Italian readers can click here: http://cencio4.wordpress.com/works/operazione-ghibli-gli-amx-in-guerra/) the aircraft has been tormented by media (and consequently) public whose perception of the AMX was deceived by poor information and a presumed high crash rate. The AMX is still considered by the Italian pilots and experts a good aircraft (I flew with the AMX once and would fly with it again). In 2001, the aircraft’s crash rates were 0.79 aircraft losses for 10.000 flight hours (1989-2001); in 2006, the rate was 0.57 and today is 0.75, a percentage that is lower than many other NATO aircraft, like the Harriers and F-16s (Note: until today the Italian Tornado had a lower crash rate than the AMX; today an IDS of the 6th Stormo aborted the takeoff for a engine fire and overran the runway. The crew ejected safely and the unmanned aircraft remained within Ghedi airbase’s perimeter fence but the crash rate will raise as a consequence of the mishap). Furthermore, the AMX has been involved in an upgrade program in order to extend the operative life of the type to 2018, when the aircraft will be replaced by the JSF (Joint Strike Fighter). 42 single seat and 10 AMX-T will be modified to the ACOL (Aggiornamento delle Capacità Operative e Logistiche – Operational and Logistic Capabilities Update) standard that includes a new IN/GPS navigation system, NVG (Night Vision Goggles) compatibility (only for the single seats), a new MFD (Multi Function Display), enhanced HUD, a Computer Symbol Generator with Digital Map, upgraded IFF and comms capabilities, and a crash recorder.









Fleet grounding has been affecting another fighter these days. Since November 3rd 2007, the F-15 fleet has been grounded after an inflight breakup of a C model belonging to the 110 FS of the 131 FW of the Missouri ANG occurred on Nov 2nd. The aircraft, tail number 80-0034, using callsign “Mick 2”, was number 2 of a 4 ships formation departed from Lambert Field IAP to perform Basic Fighter Maneuvers (BFM); during one of the engagements, at 18.000 ft, speed 450 KTS, in an offensive break turn at 7.8 Gs, the aircraft began shacking violently side to side. The pilot saw dust entering the cockpit and just levelled the wings when the cockpit section separated from the fuselage. He was able to escape with the ejection seat but suffered serious injuries. The following investigations revealed that all the F-15 but E version have fatigue cracks that could result in a structurale failure. In fact, the upper right longeron that caused the accident of the Missouri ANG F-15C 4 miles south-southeast of Boss, MO, is a critical support structure in the Eagle. The grounding ended on January 8th 2008 for a part of the F-15 A/B/C/D: around 60% of the fleet was cleared to a limited return to flight while some 180 aircraft with fatigue cracks in the forward fuselange and/or whose longerons don’t meet the original specifications remain grounded; it is unclear if these aircraft will be ever airworthy again. In this particular case, reasons for the grounding are clear and understandable. I suggest visiting the Website of the Air Combat Command and in particular the following webpage: http://www.acc.af.mil/f-15fliesagain/index.asp for extensive news coverage, images and videos. Noteworthy are the following computer generated simulations of the inflight break up of “Mick 2”:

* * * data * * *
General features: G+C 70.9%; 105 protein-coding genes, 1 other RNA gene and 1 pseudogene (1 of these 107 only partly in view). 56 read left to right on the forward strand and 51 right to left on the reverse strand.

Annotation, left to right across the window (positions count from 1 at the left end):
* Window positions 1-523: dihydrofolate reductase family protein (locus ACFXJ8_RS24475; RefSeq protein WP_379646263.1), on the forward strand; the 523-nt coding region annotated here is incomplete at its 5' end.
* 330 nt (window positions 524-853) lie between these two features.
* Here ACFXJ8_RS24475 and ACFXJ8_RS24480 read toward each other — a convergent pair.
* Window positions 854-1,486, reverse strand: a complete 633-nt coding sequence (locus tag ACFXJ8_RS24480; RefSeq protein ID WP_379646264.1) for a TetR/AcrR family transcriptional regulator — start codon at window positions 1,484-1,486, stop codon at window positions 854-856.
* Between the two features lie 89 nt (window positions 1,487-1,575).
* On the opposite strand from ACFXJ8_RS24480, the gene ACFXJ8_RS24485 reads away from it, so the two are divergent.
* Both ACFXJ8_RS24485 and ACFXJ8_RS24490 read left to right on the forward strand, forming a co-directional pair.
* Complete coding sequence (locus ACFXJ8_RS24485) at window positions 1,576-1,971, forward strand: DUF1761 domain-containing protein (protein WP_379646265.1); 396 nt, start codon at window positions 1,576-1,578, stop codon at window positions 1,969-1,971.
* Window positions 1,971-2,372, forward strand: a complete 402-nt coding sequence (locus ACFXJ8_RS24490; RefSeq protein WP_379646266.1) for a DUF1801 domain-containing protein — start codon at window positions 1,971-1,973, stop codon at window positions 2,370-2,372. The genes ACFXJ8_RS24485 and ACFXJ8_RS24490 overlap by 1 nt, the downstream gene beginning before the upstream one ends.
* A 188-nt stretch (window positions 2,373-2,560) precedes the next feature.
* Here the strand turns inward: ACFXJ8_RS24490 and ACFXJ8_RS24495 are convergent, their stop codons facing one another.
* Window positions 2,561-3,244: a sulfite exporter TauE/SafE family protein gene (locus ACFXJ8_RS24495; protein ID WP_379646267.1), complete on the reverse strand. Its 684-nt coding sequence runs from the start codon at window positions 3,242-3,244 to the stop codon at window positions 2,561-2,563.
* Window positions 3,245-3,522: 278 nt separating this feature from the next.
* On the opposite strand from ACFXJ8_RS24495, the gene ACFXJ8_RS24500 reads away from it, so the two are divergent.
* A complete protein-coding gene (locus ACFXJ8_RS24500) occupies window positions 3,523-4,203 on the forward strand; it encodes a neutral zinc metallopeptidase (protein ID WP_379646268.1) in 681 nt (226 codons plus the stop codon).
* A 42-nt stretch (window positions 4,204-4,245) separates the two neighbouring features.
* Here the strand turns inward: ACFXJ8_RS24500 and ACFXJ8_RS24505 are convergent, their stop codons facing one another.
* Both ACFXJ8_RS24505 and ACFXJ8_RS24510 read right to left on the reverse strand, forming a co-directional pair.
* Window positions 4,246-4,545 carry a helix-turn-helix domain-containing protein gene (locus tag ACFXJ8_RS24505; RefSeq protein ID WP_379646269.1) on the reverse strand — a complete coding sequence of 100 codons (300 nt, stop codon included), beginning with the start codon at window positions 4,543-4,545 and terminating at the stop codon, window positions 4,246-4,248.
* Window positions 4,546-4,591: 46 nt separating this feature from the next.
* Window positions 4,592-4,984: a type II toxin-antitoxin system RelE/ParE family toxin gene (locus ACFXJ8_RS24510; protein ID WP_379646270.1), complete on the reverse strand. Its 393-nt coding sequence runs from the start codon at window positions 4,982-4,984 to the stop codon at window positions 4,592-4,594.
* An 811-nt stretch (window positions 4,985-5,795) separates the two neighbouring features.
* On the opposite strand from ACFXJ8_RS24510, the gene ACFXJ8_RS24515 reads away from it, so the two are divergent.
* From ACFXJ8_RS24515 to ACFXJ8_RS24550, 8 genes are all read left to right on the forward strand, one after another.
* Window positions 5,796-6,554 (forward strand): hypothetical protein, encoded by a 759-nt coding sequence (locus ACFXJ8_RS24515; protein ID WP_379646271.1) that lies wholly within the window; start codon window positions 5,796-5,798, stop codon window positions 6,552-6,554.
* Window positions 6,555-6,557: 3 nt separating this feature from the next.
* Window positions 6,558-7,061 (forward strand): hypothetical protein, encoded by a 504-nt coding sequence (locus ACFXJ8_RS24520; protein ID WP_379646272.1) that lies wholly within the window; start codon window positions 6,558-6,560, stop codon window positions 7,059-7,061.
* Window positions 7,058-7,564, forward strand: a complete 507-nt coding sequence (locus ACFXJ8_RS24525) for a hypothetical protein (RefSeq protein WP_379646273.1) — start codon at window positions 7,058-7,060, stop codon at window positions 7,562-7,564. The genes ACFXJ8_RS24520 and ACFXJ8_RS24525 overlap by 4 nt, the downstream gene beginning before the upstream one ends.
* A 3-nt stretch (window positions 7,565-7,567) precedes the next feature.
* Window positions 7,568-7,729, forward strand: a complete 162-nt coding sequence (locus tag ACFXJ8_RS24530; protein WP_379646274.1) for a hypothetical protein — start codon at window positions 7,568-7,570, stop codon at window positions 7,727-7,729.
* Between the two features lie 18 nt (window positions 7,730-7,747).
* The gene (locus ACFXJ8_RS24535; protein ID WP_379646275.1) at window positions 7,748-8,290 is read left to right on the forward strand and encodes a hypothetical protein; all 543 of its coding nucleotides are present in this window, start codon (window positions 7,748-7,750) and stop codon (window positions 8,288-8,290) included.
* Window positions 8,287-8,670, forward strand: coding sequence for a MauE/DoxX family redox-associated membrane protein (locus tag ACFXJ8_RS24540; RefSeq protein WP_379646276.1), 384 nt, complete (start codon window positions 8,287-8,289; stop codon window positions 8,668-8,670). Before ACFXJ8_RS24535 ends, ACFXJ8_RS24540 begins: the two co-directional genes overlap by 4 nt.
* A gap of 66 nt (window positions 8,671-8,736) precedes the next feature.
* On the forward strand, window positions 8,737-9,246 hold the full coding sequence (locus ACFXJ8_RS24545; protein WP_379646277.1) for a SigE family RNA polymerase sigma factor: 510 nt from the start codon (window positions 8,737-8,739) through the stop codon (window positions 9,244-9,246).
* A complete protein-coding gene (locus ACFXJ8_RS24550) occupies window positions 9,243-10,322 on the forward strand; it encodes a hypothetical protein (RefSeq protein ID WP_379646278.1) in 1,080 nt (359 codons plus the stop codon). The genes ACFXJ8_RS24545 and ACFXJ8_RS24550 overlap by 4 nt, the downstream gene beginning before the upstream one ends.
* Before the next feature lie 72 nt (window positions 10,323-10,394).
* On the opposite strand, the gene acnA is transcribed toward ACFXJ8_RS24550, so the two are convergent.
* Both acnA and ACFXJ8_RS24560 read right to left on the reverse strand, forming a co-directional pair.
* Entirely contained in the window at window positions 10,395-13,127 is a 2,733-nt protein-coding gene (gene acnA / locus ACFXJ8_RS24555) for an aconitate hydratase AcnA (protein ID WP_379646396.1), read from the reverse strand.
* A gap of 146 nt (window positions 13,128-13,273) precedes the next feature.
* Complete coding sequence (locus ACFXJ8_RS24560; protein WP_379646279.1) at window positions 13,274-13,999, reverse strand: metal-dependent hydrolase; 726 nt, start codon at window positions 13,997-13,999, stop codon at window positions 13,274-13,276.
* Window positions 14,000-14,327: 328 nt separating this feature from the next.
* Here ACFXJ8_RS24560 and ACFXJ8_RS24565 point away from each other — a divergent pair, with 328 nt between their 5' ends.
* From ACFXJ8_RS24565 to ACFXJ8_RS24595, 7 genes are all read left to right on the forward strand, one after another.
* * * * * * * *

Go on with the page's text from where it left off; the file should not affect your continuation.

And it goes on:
http://www.acc.af.mil/shared/media/document/AFD-080110-018.wmv
http://www.acc.af.mil/shared/media/document/AFD-080110-028.wmv

About David Cenciotti 4037 Articles
David Cenciotti is a freelance journalist based in Rome, Italy. He is the Founder and Editor of “The Aviationist”, one of the world’s most famous and read military aviation blogs. Since 1996, he has written for major worldwide magazines, including Air Forces Monthly, Combat Aircraft, and many others, covering aviation, defense, war, industry, intelligence, crime and cyberwar. He has reported from the U.S., Europe, Australia and Syria, and flown several combat planes with different air forces. He is a former 2nd Lt. of the Italian Air Force, a private pilot and a graduate in Computer Engineering. He has written four books.